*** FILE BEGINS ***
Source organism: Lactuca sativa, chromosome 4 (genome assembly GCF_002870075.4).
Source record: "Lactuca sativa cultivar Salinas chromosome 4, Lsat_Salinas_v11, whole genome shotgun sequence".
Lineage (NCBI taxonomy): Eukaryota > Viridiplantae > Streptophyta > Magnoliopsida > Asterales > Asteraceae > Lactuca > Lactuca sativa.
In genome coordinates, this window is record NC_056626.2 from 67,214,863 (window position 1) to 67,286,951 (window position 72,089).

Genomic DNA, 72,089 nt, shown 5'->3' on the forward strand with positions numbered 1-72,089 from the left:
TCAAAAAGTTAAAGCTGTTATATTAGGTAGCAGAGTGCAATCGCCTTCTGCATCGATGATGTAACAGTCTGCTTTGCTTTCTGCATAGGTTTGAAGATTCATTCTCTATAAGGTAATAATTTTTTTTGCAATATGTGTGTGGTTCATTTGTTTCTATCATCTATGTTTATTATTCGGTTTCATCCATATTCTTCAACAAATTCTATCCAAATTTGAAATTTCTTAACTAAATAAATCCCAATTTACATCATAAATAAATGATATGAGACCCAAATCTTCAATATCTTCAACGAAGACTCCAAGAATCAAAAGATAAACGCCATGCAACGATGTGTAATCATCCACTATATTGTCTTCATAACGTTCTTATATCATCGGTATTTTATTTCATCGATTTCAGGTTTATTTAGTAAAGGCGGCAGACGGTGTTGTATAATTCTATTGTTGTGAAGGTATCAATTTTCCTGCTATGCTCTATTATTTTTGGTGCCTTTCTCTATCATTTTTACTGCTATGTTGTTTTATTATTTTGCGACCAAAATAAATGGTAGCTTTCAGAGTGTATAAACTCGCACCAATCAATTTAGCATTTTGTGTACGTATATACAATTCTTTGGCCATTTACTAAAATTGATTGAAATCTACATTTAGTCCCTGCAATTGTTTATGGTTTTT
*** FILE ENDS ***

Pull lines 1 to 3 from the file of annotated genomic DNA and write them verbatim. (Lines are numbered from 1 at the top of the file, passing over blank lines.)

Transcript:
Source organism: Lactuca sativa, chromosome 4 (genome assembly GCF_002870075.4).
Source record: "Lactuca sativa cultivar Salinas chromosome 4, Lsat_Salinas_v11, whole genome shotgun sequence".
Lineage (NCBI taxonomy): Eukaryota > Viridiplantae > Streptophyta > Magnoliopsida > Asterales > Asteraceae > Lactuca > Lactuca sativa.